Property Development:

Birmingham is the top council area in a new ranking of re-development opportunities for investment in empty residential and commercial properties.

New research by UK fibre broadband specialist Glide, based on a series of FOI requests to local councils, identifies the extent of empty dwellings and commercial properties in these localities, and for councils across the UK.

Collectively, says Glide, across both categories of buildings, in the month of September 2019 there were 617,527 empty properties across the UK.

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Of those councils which held this detailed information, Birmingham has been ranked by Glide as the leading council area offering the most potential space, with 8,086 residential properties and 7,622 commercial buildings in the city and its suburbs being empty.

Liverpool comes second with 15,339 buildings currently unoccupied, while regions across the north dominate the top five; Manchester, Leeds and Bradford also ranking highly.

Bradford has the highest number of commercial properties currently empty, with 7,908 business premises currently unoccupied, which means that 4.5% of all empty commercial properties in the UK are located in that council area.

Birmingham has the second highest number of empty commercial properties (7,622), followed by Leeds (4,528) and Liverpool (4,266).



Empty residential properties Empty commercial properties  Total
1 Birmingham City Council 8086 7622 15,708
2 Liverpool City Council 11073 4266 15,339
3 Manchester City Council 10531 4003 14,534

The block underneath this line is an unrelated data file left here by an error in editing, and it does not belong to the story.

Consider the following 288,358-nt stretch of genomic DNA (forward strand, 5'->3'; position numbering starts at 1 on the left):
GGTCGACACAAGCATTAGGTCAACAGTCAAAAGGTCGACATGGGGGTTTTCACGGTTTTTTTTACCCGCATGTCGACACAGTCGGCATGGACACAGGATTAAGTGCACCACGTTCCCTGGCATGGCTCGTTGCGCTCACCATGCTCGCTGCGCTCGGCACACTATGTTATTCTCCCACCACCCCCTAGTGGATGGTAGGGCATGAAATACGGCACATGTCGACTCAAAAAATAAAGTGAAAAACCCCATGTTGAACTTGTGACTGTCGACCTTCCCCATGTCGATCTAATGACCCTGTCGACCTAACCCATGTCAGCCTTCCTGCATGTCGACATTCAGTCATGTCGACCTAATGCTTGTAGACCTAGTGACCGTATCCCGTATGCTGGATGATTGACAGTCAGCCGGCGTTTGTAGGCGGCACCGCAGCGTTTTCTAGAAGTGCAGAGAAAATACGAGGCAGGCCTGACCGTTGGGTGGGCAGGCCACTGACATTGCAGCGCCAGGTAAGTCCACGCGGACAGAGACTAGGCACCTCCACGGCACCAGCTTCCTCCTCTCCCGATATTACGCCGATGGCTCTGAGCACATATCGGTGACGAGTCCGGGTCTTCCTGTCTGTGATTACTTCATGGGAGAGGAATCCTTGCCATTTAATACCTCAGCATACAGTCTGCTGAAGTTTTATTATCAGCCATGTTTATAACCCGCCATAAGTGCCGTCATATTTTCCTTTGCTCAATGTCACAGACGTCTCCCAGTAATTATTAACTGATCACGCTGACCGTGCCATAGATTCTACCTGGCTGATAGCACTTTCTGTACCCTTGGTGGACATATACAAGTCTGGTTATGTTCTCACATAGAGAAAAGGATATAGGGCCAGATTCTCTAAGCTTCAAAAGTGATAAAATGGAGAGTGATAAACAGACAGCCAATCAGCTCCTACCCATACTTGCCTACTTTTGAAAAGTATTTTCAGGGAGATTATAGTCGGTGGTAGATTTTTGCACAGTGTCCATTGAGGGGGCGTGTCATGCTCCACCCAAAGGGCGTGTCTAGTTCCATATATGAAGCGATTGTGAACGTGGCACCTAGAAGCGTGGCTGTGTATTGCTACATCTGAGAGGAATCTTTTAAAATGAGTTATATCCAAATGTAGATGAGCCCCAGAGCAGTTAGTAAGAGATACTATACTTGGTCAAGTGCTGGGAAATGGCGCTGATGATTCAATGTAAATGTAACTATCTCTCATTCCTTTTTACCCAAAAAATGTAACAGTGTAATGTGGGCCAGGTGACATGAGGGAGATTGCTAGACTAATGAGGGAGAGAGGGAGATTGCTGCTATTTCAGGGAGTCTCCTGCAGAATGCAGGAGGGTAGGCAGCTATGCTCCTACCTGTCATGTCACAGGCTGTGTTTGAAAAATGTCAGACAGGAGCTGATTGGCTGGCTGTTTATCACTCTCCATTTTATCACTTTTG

4 Leeds City Council 8331 4528 12,859
5 Bradford Metropolitan Council 2610 7908 10,518
6 Durham County Council 7330 1573 8,903
7 Bristol City Council 6403 1742 8,145
8 Cheshire West and Chester 5860 1897 7,757
9 Sheffield City Council 5063 2610 7,673
10 Cornwall Council 5795 1662 7,457

The FOI requests found that there are a total of 172,217 empty business units across the UK, which perhaps suggests a huge potential for investment, particularly in cities and regions that have felt the harshest effects of recent financial uncertainty.

Whilst this information points to potential opportunities for investment, redevelopment and re-purposing in many cases, especially given the possibility of a post-election boost to the economy, some locations are still suffering severe economic decline.

Nevertheless opportunities still exist. To take one example, after the government’s sell off of county court buildings following moves to modernise the court system, relying more on IT to reduce the need for face to face hearings, and to cut down the need for travel to the court, many were sold off at what now look to be bargain basement prices.

Between 2010 and 2017 the Ministry of Justice has sold off £223 million in court real estate and in London alone £175 million has been raised by selling these buildings off, many of which have become hotels.

The 250-year-old Bow Street Magistrates was sold to Qatari investment firm BTC, with planning permission to convert into a 100 room hotel, and both Old Street and Tower Bridge courts are already converted into luxury hotels. The Bloomsbury and Central London County court have been demolished, to be replaced with 73 homes, selling at around £15 million each.

In fact Bow Street Magistrates was sold off in 2008 for £17 million and was re-sold on again in 2016 without the developer doing a thing for £75 million, a nice litter earner for them; but one should bear in mind, this was a risky buy at the height of the great recession.

These are all large scale development but there have been plenty of smaller commercial buildings across the provinces sold for much smaller sums, and representing very lucrative opportunities for investor developers big and small.

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